Ah, we love to make fun of those in love, the young and the naive who view the world through rose-colored glasses.
But what about the rest of us, those of us who wear dung-colored glasses? We should chuckle just as loudly when we realize this tendency to see darkly. When I am miserable, nothing—not riches, nor prestige, or a change in circumstances—nothing can change my interior unhappiness.
There is a scene at the end of C.S. Lewis’ The Chronicles of Narnia that has stayed with me for decades. The fictitious characterization of the grumpy, miserable dwarfs taught me about my own dung-colored glasses, because their perception of reality was so obviously skewed, their behavior hilariously outrageous. This scene is an example of what cognitive therapy tries to teach us about the power of our presumptions to imprison us in misery. Our entrenched paradigms, and our refusal to take off our dung-colored glasses, prevents us from experiencing a new life when it is offered to us.
The enemies of Aslan have imprisoned the children, a few animals, Prince Caspian, as well as disgruntled dwarfs in a shed that is dank and dark, filled with putrid straw, stale water, and rotten cabbages to eat. A war against the evil forces rages outside. Outwardly, it seems that all is lost, yet the children, Prince, and animals hold on to the belief that Aslan, who is a Christ figure, will come and save Narnia. Of course the dwarfs mock their ridiculous faith.
Suddenly Aslan appears, vanquishes the enemy and the back of the prison crumbles revealing a glorious sight. It is Narnia, but more resplendent, filled with a radiant light. Everything is more colorful, beautiful, fragrant. It is a resurrected Narnia. Heaven has come to earth. A table, covered with a white cloth and laden with delicacies, beckons them.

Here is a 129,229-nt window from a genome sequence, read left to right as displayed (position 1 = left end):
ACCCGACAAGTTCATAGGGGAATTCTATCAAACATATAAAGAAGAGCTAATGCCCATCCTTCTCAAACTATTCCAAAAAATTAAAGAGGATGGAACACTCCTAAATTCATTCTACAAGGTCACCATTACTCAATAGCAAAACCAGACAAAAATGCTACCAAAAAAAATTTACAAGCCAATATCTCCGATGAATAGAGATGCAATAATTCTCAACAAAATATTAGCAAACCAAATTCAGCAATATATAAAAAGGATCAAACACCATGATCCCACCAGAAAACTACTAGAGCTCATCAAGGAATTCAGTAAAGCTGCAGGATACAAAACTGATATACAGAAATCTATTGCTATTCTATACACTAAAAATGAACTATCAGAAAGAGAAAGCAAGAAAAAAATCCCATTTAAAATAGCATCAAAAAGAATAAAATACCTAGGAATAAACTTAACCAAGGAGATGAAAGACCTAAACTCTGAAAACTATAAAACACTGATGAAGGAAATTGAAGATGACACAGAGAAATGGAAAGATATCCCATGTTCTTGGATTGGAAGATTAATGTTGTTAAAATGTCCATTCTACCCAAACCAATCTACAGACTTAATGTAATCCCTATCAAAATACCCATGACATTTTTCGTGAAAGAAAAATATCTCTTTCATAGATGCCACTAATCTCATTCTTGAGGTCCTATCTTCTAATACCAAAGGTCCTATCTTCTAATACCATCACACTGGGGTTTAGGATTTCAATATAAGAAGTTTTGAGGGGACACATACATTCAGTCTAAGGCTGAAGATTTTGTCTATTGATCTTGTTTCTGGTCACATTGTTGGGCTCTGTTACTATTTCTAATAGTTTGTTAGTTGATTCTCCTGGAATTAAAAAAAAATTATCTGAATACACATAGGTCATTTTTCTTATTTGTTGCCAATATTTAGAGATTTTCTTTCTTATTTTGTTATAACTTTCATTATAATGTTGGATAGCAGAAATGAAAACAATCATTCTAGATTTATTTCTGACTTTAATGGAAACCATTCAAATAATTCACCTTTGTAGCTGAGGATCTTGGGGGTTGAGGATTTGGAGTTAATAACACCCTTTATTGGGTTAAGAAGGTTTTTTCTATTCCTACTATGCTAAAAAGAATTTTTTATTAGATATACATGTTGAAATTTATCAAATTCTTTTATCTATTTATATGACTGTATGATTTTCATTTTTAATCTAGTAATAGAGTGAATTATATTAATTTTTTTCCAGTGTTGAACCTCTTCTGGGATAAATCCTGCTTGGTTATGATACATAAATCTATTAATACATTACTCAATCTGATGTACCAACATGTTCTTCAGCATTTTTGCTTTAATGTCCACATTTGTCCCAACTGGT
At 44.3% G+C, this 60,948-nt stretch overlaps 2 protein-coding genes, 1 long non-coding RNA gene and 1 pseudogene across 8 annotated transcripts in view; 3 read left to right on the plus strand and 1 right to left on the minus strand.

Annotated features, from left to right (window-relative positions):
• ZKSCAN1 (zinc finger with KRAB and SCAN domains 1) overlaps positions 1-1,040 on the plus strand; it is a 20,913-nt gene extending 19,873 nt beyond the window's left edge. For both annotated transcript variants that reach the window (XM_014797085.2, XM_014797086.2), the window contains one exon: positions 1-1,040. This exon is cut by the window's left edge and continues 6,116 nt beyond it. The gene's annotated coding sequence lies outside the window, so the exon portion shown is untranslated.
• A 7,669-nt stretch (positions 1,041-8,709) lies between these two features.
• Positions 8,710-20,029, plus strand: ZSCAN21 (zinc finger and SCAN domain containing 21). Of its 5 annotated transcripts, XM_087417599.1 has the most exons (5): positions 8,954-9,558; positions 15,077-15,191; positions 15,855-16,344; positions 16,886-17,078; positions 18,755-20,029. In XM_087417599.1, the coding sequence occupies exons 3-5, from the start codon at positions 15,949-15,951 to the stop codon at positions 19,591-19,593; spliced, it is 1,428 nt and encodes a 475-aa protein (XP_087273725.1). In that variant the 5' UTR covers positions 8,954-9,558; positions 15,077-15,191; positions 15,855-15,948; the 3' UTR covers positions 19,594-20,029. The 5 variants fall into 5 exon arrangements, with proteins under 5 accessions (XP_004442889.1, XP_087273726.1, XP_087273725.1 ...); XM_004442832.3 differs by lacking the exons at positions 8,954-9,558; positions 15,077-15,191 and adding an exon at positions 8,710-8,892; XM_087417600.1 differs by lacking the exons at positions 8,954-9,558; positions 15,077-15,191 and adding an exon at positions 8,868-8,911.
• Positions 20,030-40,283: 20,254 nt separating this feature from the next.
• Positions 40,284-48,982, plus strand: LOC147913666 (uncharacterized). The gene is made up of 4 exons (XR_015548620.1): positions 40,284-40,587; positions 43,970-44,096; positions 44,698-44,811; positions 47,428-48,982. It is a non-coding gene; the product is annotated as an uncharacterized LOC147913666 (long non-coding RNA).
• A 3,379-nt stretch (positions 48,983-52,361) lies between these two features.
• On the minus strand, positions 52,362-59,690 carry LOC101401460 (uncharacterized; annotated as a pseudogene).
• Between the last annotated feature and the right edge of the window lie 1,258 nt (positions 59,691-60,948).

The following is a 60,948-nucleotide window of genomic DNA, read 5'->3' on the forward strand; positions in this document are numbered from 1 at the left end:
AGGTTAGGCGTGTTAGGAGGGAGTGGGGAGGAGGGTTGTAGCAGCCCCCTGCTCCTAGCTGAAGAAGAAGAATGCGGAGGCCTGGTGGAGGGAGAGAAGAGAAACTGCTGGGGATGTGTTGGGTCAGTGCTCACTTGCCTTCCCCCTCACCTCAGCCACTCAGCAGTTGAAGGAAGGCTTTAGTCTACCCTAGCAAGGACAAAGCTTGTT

Everyone celebrates by feasting on the delicious food laid out before them as they delight in the beauty all around. The dwarfs hang back, suspicious and mistrustful. When they finally venture a nibble of a delicacy they spit it out in disgust. All they taste is stale water and rotten cabbages. All they see is the dark, dank prison.The grumpy dwarfs refuse this new life that the other characters are enjoying right beside them.
Many of us are no better than dwarfs, wearing dung-colored glasses, viewing God’s creation darkly.
Just take off your dung-colored glasses, come to this world’s Aslan who is Christ our Saviour and ask Him to give you His eyes to see the world and others in light of truth.
Ponder: Do you tend to view the world pessimistically? What keeps you from embracing Christ and His world view?